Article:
The Reston outbreak in Virginia was what inspired the book "Hot Zone" by Richard Preston. It was discovered in Monkeys in 1989 in a lab, however it is not lab generated.


I live in Reston, about a mile and a half from the where the monkey house was. It was torn down sometime about 1996. Ebola Reston is harmless to humans, with the only symptom is it turns you beige (or another color off the approved palette).

/Also, shut. Down. Everything.

17 Nov 2012 10:33 AM
ArcadianRefugee     
The Ebola virus can spread through the air from pigs to macaques

With my dating habits, plenty of diseases have spread from pigs to macaque.

17 Nov 2012 10:33 AM
citadel     
Will someone PLEASE tell Tom Clancy to stop writing books terrorist primers?

17 Nov 2012 10:33 AM
DrunkenInsomniac     
World War Z?

17 Nov 2012 10:37 AM
NewportBarGuy    [TotalFark]  

GODDAMN YOU!

i49.tinypic.comView Full Size

17 Nov 2012 10:43 AM
SwiftFox     

Joelogon: BronyMedic: ms_lara_croft: So scientists did this in a laboratory? Isn't that how Resident Evil got started?

The Reston outbreak in Virginia was what inspired the book "Hot Zone" by Richard Preston. It was discovered in Monkeys in 1989 in a lab, however it is not lab generated.

I live in Reston, about a mile and a half from the where the monkey house was. It was torn down sometime about 1996. Ebola Reston is harmless to humans, with the only symptom is it turns you beige (or another color off the approved palette).


Too bad Ebola doesn't make you immune if you survive it. Ebola Reston might have been a pre-designed natural vaccine.

17 Nov 2012 10:43 AM
Communist_Manifesto     

ArcadianRefugee: The Ebola virus can spread through the air from pigs to macaques

With my dating habits, plenty of diseases have spread from pigs to macaque.


That was awesome

17 Nov 2012 10:48 AM
Hoblit     
"The evidence that the virus got from a pig to a monkey through a respiratory route is good," says Glenn Marsh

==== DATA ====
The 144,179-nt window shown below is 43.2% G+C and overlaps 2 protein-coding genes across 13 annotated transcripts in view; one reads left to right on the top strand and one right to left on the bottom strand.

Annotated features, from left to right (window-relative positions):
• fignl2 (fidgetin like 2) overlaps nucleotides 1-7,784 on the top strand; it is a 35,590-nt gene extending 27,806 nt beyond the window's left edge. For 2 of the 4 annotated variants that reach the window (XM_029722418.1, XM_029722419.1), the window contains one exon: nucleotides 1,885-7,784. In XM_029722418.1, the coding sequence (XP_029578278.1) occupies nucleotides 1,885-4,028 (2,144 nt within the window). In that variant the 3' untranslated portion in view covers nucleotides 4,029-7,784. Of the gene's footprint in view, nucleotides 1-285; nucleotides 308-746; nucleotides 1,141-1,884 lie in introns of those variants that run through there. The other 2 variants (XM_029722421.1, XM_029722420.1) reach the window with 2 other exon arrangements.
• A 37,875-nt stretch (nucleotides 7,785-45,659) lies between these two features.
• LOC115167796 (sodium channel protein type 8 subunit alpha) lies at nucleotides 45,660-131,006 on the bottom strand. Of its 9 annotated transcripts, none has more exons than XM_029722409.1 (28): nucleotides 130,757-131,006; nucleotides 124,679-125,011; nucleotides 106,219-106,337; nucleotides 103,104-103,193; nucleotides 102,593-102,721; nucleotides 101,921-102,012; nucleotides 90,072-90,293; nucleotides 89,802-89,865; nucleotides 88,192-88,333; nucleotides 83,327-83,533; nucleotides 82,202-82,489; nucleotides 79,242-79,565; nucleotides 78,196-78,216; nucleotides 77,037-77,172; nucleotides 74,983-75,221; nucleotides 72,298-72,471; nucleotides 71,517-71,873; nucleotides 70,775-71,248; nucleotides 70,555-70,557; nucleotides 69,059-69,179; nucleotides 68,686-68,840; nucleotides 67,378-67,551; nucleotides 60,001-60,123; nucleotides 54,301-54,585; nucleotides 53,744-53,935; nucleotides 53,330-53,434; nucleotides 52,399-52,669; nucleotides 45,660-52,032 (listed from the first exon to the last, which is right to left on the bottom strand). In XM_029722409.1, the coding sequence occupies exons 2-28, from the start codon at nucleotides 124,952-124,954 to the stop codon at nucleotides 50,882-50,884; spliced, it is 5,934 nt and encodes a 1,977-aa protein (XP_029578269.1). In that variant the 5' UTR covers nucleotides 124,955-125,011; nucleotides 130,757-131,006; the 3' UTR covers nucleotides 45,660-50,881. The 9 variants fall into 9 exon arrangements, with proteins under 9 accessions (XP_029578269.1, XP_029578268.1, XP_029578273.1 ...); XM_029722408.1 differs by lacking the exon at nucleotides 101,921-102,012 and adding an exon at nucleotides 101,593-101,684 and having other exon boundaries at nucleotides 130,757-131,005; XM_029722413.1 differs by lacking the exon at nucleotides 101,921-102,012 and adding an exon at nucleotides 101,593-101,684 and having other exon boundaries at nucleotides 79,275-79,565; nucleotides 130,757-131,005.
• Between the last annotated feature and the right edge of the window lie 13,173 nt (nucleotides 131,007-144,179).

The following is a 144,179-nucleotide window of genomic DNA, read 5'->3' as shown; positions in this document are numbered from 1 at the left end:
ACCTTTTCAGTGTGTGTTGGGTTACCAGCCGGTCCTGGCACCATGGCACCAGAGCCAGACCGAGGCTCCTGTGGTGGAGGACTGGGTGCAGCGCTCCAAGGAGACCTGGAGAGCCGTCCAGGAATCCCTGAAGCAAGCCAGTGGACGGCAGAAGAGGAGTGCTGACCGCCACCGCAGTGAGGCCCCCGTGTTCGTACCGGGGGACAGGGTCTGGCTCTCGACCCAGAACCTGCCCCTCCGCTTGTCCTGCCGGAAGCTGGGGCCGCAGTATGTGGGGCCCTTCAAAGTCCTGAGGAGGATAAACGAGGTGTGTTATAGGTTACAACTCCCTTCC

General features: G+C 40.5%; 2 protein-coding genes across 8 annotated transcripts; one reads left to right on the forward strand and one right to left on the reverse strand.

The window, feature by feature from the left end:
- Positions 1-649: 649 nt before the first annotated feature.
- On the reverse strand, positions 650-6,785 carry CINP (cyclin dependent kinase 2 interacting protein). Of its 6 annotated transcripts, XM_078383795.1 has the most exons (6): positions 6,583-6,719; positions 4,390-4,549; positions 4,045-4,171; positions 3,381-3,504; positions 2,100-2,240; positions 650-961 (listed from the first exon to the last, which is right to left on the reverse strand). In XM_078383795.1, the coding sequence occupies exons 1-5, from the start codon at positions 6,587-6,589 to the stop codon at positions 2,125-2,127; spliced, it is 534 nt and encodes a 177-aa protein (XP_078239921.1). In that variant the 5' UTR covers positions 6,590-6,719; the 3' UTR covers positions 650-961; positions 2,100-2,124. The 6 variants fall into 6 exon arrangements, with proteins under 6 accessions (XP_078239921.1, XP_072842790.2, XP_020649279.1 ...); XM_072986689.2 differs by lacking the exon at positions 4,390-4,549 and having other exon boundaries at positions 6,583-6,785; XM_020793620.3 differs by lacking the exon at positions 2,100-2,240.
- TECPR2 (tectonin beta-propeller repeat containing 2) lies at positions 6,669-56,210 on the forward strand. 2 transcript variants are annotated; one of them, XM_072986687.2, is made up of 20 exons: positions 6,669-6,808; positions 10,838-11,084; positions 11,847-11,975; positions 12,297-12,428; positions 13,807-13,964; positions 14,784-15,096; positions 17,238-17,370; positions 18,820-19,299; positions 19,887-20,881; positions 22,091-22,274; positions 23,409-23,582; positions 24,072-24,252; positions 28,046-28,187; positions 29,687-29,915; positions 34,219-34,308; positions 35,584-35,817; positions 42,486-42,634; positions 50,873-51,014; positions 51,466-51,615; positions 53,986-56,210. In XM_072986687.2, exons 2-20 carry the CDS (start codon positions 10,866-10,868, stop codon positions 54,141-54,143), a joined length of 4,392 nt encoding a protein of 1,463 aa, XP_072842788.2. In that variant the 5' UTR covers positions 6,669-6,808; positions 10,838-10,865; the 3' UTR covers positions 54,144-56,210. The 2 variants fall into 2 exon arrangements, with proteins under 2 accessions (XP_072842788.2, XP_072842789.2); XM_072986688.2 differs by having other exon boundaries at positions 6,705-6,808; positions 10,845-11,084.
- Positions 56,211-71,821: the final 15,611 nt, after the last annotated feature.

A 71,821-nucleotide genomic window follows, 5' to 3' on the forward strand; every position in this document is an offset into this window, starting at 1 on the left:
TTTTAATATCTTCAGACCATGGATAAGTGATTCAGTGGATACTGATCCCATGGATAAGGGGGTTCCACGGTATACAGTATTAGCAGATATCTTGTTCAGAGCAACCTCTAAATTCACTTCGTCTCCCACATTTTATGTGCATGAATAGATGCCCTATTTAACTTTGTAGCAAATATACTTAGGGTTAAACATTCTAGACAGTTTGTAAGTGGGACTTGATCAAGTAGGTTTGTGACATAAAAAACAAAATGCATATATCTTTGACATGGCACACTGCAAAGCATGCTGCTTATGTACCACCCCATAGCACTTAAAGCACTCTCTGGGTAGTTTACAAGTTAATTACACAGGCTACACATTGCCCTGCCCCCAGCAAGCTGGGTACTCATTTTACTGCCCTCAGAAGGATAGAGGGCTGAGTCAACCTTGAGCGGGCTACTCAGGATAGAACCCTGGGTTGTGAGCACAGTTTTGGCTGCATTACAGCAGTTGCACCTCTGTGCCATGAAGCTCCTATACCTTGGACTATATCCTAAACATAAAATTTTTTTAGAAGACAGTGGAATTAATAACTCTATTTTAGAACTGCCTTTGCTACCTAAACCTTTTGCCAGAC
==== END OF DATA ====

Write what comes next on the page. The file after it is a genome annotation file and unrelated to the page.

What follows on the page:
Stupid English language.

17 Nov 2012 10:49 AM
BigLuca    [TotalFark]  

ZAZ: Gonna be hard to pick up a chick when I got bleeding eyeballs. I better get started.

Catholic chicks. Tell them you're a saint.

Goth chicks. Tell them it's mascara.


Twilight chicks. Tell them you saw the movie.

17 Nov 2012 11:18 AM
that bosnian sniper     

david_gaithersburg: My wife is planning a business trip to Uganda and she asked me what I thought the proper pronunciation of Ebola was. My response - "When your eyeballs are bleeding does pronunciation really farking matter!"


Eh, eyeball bleeding doesn't bother me personally so much as the "shiatting your intestines" part.

17 Nov 2012 11:29 AM
born_yesterday     
Goddamn it SimLife, how the hell can everything learn to fly!!!

17 Nov 2012 11:30 AM
turtleking     

Landis: This is actually kinda fascinating for a number of reasons. Viruses that are blood- or fluid-borne are typically susceptible to drying, while those that are airborne aren't. In order for virus to change transmission modes, there generally needs to be a change in the protein coat that protects it from drying. It doesn't necessarily have to be a major change, but it does still have to happen.

What makes this doubly interesting is that Ebola is a very small virus; it only has about 15,000 bases in its entire genome (bases; not base pairs. This is a mis-sense RNA virus we're talking about) and encodes for a whopping seven proteins. There are a number of tricks that it uses to pull this off, including a ton of overlapping reading frames.

So here we have a small but pretty complicated virus undergoing a mutation that enables a new route of transmission. My question is, does this affect the virulence or lethality in any way?


that was lucid, intelligent and informative. Why are you here?

17 Nov 2012 11:30 AM
amquelbettamin     

Landis: This is actually kinda fascinating for a number of reasons. Viruses that are blood- or fluid-borne are typically susceptible to drying, while those that are airborne aren't. In order for virus to change transmission modes, there generally needs to be a change in the protein coat that protects it from drying. It doesn't necessarily have to be a major change, but it does still have to happen.

What makes this doubly interesting is that Ebola is a very small virus; it only has about 15,000 bases in its entire genome (bases; not base pairs. This is a mis-sense RNA virus we're talking about) and encodes for a whopping seven proteins. There are a number of tricks that it uses to pull this off, including a ton of overlapping reading frames.